In a move intended to prepare the territory for statehood, the session created a board to regulate the dentistry profession.[7] A reform school was authorized to be built in Flagstaff.[1] Similarly, a territorial library was authorized for Phoenix while a museum for preservation of the territory's archeological artifacts was authorized to be built at the University of Arizona,[6] the session passed a law requiring canal owners to remove sunflowers and cockleburs from the banks of the canals.[7] Finally, in a bill introduced by George W. P. Hunt, the session authorized a US$5,000 bounty for the capture, dead or alive, of the Apache Kid.[1][12]

Concurrent activities[edit]

As the session was in progress, efforts were underway to have a new governor appointed. Territorial Delegate Marcus A. Smith wrote to President Cleveland on March 22, 1893, saying "The Legislature in now in session and will adjourn on the 13th of April. The newly installed Governor must have several days in which to make a judicious selection of the important officers under his appointment, the Federal Statutes ... provide ... that the Governor of the Territory, by and with the consent on the Council, shall name the Territorial officers. When the Legislature adjourns there will be no Council to act in harmony with him."[13]

The new Governor, L. C. Hughes, was not nominated until April 4, 1893, and, following confirmation by the U.S. Senate did not take office till the last full day of the legislative session.[14] Unlike the 15th Arizona Territorial Legislature, the legislature did not extend the session to allow the new Governor a chance to make officer nominations of his own choosing.[15]

Members[edit]

House of Representatives[16]
Name County Name County
Frank Baxter (Speaker) Maricopa M. E. Hurley Maricopa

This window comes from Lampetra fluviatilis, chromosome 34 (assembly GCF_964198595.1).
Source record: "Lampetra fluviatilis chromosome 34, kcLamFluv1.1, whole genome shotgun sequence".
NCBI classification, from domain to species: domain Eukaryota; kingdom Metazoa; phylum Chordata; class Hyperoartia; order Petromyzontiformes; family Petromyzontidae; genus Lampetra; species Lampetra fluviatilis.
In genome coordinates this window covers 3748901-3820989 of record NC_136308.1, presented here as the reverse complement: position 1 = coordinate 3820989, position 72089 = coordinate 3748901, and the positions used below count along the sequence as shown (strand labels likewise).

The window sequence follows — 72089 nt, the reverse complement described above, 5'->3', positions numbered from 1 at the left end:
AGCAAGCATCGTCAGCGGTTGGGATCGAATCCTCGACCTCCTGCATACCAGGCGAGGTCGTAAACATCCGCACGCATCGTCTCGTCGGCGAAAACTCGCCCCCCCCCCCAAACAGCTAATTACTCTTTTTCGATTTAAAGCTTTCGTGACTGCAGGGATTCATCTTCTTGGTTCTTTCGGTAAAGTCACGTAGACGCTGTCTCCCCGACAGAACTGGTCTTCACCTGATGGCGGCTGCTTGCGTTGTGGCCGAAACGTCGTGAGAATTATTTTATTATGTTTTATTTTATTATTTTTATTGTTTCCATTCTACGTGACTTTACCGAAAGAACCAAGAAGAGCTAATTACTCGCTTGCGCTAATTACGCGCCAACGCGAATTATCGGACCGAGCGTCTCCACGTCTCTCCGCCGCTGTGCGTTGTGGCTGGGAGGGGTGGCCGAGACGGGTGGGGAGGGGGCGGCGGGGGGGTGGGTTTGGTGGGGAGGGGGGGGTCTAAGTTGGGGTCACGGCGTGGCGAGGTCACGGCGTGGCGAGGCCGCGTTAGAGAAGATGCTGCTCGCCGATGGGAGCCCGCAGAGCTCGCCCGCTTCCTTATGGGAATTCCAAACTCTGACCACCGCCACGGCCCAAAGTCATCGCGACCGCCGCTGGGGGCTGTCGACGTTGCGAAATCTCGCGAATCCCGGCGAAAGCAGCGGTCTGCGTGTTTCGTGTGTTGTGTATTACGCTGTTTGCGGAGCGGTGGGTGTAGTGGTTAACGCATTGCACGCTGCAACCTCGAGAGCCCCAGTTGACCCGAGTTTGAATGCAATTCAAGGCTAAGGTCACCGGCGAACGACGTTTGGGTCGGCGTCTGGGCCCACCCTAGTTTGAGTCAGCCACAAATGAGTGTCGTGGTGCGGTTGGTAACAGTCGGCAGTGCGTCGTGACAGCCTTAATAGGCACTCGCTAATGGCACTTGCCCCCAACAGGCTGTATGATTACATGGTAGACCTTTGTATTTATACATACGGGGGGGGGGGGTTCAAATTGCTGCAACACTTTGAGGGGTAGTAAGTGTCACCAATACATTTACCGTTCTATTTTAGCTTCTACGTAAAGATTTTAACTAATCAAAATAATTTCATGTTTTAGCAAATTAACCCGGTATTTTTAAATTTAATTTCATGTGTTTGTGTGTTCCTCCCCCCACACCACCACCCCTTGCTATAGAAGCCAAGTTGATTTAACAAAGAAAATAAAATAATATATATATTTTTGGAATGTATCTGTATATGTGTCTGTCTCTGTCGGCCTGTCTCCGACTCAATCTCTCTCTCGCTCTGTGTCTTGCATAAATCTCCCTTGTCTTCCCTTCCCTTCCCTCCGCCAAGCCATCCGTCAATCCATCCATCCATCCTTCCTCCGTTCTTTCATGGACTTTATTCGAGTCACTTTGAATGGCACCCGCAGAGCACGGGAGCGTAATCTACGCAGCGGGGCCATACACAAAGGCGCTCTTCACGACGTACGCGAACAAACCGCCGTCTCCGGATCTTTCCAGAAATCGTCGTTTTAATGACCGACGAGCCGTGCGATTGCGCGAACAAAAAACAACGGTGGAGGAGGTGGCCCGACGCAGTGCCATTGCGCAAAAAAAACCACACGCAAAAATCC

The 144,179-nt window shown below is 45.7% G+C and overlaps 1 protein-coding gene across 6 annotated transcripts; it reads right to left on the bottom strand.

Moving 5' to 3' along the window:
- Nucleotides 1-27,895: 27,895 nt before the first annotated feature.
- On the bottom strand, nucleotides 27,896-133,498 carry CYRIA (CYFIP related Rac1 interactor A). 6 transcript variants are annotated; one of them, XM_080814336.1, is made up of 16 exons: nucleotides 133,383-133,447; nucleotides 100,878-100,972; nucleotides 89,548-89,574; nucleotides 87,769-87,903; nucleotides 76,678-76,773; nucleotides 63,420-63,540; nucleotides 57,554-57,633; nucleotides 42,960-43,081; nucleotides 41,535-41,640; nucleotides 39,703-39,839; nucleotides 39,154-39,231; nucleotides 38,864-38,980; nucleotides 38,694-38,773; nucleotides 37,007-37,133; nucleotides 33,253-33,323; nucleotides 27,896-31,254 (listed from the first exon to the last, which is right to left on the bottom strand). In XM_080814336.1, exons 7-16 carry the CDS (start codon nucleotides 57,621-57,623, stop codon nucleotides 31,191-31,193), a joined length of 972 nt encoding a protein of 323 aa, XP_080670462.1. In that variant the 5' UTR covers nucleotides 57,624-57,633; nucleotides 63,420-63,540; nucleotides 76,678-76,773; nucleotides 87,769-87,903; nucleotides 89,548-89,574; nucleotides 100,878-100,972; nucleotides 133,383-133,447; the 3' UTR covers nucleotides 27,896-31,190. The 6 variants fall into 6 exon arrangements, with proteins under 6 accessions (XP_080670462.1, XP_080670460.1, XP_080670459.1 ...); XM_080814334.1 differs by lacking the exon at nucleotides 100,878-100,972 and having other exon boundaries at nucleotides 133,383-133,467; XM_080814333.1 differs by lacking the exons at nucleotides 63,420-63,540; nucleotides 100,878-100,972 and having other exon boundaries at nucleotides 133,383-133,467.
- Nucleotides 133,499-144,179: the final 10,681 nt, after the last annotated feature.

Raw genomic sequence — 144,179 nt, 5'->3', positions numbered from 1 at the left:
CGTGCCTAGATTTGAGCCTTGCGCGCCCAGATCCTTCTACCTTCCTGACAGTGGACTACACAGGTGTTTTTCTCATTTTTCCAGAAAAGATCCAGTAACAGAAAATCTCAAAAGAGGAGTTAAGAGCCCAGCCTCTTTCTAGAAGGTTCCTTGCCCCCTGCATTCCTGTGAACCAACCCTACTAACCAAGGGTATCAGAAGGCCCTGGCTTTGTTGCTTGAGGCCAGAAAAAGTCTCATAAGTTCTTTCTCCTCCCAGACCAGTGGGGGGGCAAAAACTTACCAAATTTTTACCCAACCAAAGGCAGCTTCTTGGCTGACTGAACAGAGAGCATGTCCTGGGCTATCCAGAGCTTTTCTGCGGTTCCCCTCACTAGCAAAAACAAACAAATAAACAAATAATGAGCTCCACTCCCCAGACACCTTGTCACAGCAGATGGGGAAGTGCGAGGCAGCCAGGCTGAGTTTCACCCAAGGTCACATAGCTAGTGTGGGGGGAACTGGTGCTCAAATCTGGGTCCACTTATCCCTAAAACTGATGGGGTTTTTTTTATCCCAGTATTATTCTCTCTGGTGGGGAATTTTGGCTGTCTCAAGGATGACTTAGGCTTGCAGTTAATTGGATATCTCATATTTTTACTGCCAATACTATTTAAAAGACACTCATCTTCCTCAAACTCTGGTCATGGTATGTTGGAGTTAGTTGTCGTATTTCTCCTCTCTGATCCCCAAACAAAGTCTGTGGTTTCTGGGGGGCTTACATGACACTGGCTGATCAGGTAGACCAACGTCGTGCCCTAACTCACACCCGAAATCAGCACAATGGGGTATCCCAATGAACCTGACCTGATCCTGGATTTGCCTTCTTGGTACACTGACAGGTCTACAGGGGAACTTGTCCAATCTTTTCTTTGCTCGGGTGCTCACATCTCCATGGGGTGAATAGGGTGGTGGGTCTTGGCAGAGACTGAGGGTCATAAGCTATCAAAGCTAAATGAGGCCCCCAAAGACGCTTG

S. P. Behan Yavapai Robert N. Leatherwood Pima
A. D. Brewer Graham J. A. Marshall Maricopa
J. W. Bruce Pima Luther Martin Apache
D. A. Burke Yavapai Charles Mehan Pima
J. D. Cook Yavapai James Reilly Cochise
W. T. Day Pinal H. C. Rogers Maricopa
R. C. Dryden Apache Henry D. Ross Coconino
D. M. Field Yuma C. F. Schumaker Pima
M. Gray Cochise George Skinner Graham
Thomas C. Graham Pinal David Southwiick Mohave
George W. P. Hunt Gila Austin C. Wright Cochise
Council[16]
Name County
George W. Cheyney Cochise
Foster S. Dennis Mohave
Andrew J. Doran Pinal
E. J. Edwards Gila
John J. Hawkins Yavapai
John Lorenzo Hubbell Apache
W. M. Lovell Pima
F. R. Nellis Coconino
T. G. Norris (President) At Large
M. J. Nugent Yuma
Charles M. Shannon Graham
W. T. Smith Maricopa
  • At Large Council member chosen by entire territory

References[edit]

  1. ^ a b c McClintock 1916, p. 341.
  2. ^ a b Goff 1978, p. 131.
  3. ^ Fazio 1970, p. 37.
  4. ^ a b Wagoner 1970, p. 290.
  5. ^ Goff 1978, p. 132,146.
  6. ^ a b Wagoner 1970, p. 300.
  7. ^ a b c Wagoner 1970, p. 299.
  8. ^ Goff 1978, pp. 131–2.
  9. ^ a b c d Wagoner 1970, p. 298.
  10. ^ Wagoner 1970, p. 297.
  11. ^ a b c Goff 1978, p. 132.
  12. ^ Wagoner 1970, p. 303.
  13. ^ Wagoner 1970, p. 307.
  14. ^ Goff 1978, pp. 146–7.
  15. ^ Wagoner 1970, p. 309.
  16. ^ a b Wagoner 1970, p. 521.